MI Supreme Court hears indigent defense arguments


The state Supreme Court heard arguments Wednesday regarding a challenge to Michigan's system for providing lawyers to criminal defendants who can't afford an attorney. The American Civil Liberties Union says Michigan is violating the constitution by failing to ensure every defendant gets a good lawyer.


The Supreme Court arguments attracted a lot of spectators. After the hearing, many of them gathered on the steps of the Michigan Hall of Justice, including a woman waiting for the day her husband is released from prison.

"My name is Amiko Kensu and my husband's been incarcerated for 23 years," she declared.

Her husband Frederick is serving life without parole for murder for a shooting in Saint Clair County. Kensu says her husband had an alibi, but his court-appointed attorney was stoned and drunk through much of the trial. He was later disbarred, but not for this case.

Kensu says technicalities have kept her husband from winning a new trial, which would not be necessary if he had been assigned a competent public defender.

"All of these issues have just kind of been ignored in appeals and what actually happened and the harm pre-trial and in trial have never been addressed and for 23 years this man has been in prison, innocent of the crimes he was convicted of," she said.

Eighty percent of criminal defendants in Michigan have court-appointed lawyers.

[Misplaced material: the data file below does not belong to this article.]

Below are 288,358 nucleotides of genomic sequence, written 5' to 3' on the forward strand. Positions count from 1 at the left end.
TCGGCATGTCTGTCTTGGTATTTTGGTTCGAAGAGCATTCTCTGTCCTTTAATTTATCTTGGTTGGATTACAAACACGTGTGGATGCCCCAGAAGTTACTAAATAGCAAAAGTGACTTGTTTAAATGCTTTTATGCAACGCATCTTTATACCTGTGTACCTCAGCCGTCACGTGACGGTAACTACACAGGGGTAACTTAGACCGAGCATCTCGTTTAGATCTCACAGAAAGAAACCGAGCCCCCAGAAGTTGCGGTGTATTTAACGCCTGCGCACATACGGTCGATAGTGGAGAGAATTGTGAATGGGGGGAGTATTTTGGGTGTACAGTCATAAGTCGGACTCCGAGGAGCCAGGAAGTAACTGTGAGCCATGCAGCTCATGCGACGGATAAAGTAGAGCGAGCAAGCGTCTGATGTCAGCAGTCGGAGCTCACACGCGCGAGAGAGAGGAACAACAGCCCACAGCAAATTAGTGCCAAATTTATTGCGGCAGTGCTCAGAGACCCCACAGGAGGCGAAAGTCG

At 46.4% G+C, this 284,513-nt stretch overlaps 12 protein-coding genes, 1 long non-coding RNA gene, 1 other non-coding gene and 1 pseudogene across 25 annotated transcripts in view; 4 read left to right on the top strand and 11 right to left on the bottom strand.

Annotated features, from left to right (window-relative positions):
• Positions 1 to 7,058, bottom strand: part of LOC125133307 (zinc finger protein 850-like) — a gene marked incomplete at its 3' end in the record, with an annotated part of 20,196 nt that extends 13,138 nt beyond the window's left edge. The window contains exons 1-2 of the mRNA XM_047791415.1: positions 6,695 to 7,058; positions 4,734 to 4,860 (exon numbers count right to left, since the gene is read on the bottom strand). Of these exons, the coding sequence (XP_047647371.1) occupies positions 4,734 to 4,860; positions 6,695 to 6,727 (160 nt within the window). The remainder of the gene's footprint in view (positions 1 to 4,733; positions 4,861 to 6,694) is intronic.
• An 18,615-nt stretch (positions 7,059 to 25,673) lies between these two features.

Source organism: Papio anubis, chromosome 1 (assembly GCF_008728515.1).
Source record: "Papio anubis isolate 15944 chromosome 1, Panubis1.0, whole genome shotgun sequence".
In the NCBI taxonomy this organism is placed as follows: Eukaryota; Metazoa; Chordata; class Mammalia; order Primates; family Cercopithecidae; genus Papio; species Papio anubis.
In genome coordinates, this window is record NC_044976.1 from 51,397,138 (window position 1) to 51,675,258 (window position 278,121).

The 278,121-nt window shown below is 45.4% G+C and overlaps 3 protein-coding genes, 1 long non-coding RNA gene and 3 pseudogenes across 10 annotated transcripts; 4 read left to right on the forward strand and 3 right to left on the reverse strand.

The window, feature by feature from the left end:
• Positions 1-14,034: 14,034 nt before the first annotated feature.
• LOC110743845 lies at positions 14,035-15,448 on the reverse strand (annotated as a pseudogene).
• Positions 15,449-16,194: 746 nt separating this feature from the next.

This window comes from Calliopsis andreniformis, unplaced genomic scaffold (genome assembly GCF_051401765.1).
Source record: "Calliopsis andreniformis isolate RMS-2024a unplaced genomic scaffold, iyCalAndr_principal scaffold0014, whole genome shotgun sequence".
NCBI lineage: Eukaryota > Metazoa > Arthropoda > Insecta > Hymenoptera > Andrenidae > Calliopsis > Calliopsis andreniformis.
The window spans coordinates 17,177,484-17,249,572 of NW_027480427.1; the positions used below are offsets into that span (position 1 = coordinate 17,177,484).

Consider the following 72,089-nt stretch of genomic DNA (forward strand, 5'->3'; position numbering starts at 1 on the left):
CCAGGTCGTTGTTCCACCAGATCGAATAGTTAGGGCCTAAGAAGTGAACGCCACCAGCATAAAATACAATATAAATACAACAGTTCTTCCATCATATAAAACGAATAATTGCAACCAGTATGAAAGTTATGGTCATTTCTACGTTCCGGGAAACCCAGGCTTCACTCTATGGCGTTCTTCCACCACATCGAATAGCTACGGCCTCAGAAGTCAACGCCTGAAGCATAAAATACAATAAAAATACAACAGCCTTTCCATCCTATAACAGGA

National studies rank Michigan among the bottom states in terms of ensuring a proper legal defense for people too poor to pay for their own lawyers.

Michigan is one of only seven states that do not have a statewide criminal defense system. Instead, every county has its own way of providing legal counsel to indigent defendants. The American Civil Liberties Union says in some counties, public defenders are inexperienced, underpaid, and overburdened with too many cases. ACLU attorney Mark Granzatto told the justices of the Supreme Court it's not possible for those lawyers to do a good job for their clients.

"The constitution, as it's been interpreted by the United States Supreme Court, not only guarantees you a lawyer, but it guarantees that the lawyer be effective," he said. "You can't separate those two."

Granzatto says keeping people in prison while they challenge their convictions based on ineffective assistance of counsel is also a violation of their constitutional rights.

Assistant state attorney general Ann Sherman says fixing that problem, if there is a problem, is up to the governor and the Legislature, not the courts.

"This case is about funding, and only the Legislature can appropriate funding," she said. "The sweeping relief these plaintiffs ask of the state and the governor would require funding and it will require restructuring, massive restructuring of the state's indigent defense system."

Sherman asked the Supreme Court to dismiss the lawsuit.

She also says a ruling against the state could lead eventually to courts becoming clogged with new appeals of criminal convictions.

Estimates suggest fixing Michigan's indigent defense system could cost as much as $165 million. Counties currently spend about $72 million on criminal defense attorneys.

The Supreme Court has until late in the summer to issue its ruling. Even if the court orders the case to go to trial, it could be years before the question is resolved.

Efforts in the Legislature to fix Michigan's legal defense system have been inching along very slowly. Senate Republican leaders on the issue say they want to first see what the courts decide.